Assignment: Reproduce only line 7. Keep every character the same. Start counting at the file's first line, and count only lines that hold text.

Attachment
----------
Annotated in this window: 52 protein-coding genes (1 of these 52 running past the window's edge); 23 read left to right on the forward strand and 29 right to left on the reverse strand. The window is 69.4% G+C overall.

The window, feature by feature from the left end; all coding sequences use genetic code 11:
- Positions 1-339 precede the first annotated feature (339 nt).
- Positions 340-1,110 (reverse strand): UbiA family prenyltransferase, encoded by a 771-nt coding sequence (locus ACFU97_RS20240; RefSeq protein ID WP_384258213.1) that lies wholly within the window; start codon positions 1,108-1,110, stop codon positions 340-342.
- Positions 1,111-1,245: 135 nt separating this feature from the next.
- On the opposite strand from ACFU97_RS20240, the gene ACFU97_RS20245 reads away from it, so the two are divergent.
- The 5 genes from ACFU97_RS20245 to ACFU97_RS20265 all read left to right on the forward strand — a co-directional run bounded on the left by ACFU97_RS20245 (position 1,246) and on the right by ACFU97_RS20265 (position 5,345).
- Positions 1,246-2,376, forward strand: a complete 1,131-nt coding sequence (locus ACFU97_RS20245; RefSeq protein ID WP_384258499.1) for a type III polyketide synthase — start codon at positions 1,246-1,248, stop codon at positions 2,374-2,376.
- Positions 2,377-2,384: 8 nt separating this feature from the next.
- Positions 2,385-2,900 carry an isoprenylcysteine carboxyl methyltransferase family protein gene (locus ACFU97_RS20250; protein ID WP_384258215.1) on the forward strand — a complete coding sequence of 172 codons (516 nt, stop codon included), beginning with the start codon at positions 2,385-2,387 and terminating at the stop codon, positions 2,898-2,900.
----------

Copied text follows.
- The 5 genes from ACFU97_RS20245 to ACFU97_RS20265 all read left to right on the forward strand — a co-directional run bounded on the left by ACFU97_RS20245 (position 1,246) and on the right by ACFU97_RS20265 (position 5,345).